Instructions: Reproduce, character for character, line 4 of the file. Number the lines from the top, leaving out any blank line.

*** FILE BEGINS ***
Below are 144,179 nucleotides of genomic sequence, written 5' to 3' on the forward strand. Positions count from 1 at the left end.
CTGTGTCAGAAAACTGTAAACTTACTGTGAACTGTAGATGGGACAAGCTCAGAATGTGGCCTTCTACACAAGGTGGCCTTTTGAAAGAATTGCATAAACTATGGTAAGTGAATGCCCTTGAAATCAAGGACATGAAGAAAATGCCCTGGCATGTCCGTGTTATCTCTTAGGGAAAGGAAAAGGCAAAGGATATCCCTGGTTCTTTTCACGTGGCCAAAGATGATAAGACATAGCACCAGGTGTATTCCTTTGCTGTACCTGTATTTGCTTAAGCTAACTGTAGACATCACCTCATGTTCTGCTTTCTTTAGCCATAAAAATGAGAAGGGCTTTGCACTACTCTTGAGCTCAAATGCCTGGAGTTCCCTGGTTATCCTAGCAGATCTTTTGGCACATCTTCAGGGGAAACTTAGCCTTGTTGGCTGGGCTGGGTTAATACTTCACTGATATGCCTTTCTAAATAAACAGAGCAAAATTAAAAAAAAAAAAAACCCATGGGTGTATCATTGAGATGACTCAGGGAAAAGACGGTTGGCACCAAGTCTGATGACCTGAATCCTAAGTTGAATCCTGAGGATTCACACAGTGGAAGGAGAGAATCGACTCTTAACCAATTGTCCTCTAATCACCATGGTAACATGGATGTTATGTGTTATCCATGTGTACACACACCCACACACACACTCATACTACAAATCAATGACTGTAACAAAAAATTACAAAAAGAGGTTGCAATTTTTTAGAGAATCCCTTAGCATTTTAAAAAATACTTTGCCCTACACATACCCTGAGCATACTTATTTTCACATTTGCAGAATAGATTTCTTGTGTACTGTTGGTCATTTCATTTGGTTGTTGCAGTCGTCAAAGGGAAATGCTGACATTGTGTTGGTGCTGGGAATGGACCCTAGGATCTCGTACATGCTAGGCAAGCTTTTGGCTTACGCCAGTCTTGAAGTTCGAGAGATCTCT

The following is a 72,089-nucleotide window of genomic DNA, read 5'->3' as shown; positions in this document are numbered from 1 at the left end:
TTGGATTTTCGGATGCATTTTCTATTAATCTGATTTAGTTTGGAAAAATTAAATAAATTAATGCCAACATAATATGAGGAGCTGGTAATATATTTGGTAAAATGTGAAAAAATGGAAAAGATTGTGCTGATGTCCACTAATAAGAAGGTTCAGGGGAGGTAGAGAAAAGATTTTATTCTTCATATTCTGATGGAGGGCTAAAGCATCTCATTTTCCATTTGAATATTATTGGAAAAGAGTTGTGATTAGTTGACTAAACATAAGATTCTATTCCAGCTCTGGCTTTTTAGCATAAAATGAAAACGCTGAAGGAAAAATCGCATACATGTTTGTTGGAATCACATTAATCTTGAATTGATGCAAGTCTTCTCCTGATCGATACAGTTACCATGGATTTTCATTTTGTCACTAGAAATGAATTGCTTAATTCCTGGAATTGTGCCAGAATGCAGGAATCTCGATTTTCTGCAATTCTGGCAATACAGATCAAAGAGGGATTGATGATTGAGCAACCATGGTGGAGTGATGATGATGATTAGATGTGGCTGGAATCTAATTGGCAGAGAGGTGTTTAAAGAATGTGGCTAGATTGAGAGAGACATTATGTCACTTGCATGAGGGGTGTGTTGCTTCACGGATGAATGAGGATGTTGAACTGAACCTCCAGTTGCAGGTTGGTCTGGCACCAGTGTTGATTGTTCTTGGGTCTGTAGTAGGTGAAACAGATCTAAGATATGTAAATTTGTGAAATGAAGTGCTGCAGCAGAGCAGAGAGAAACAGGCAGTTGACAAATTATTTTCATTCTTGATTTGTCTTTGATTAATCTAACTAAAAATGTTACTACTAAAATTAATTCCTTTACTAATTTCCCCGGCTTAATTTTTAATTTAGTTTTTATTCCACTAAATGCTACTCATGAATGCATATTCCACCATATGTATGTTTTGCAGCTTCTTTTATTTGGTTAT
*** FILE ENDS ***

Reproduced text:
TTGGATTTTCGGATGCATTTTCTATTAATCTGATTTAGTTTGGAAAAATTAAATAAATTAATGCCAACATAATATGAGGAGCTGGTAATATATTTGGTAAAATGTGAAAAAATGGAAAAGATTGTGCTGATGTCCACTAATAAGAAGGTTCAGGGGAGGTAGAGAAAAGATTTTATTCTTCATATTCTGATGGAGGGCTAAAGCATCTCATTTTCCATTTGAATATTATTGGAAAAGAGTTGTGATTAGTTGACTAAACATAAGATTCTATTCCAGCTCTGGCTTTTTAGCATAAAATGAAAACGCTGAAGGAAAAATCGCATACATGTTTGTTGGAATCACATTAATCTTGAATTGATGCAAGTCTTCTCCTGATCGATACAGTTACCATGGATTTTCATTTTGTCACTAGAAATGAATTGCTTAATTCCTGGAATTGTGCCAGAATGCAGGAATCTCGATTTTCTGCAATTCTGGCAATACAGATCAAAGAGGGATTGATGATTGAGCAACCATGGTGGAGTGATGATGATGATTAGATGTGGCTGGAATCTAATTGGCAGAGAGGTGTTTAAAGAATGTGGCTAGATTGAGAGAGACATTATGTCACTTGCATGAGGGGTGTGTTGCTTCACGGATGAATGAGGATGTTGAACTGAACCTCCAGTTGCAGGTTGGTCTGGCACCAGTGTTGATTGTTCTTGGGTCTGTAGTAGGTGAAACAGATCTAAGATATGTAAATTTGTGAAATGAAGTGCTGCAGCAGAGCAGAGAGAAACAGGCAGTTGACAAATTATTTTCATTCTTGATTTGTCTTTGATTAATCTAACTAAAAATGTTACTACTAAAATTAATTCCTTTACTAATTTCCCCGGCTTAATTTTTAATTTAGTTTTTATTCCACTAAATGCTACTCATGAATGCATATTCCACCATATGTATGTTTTGCAGCTTCTTTTATTTGGTTAT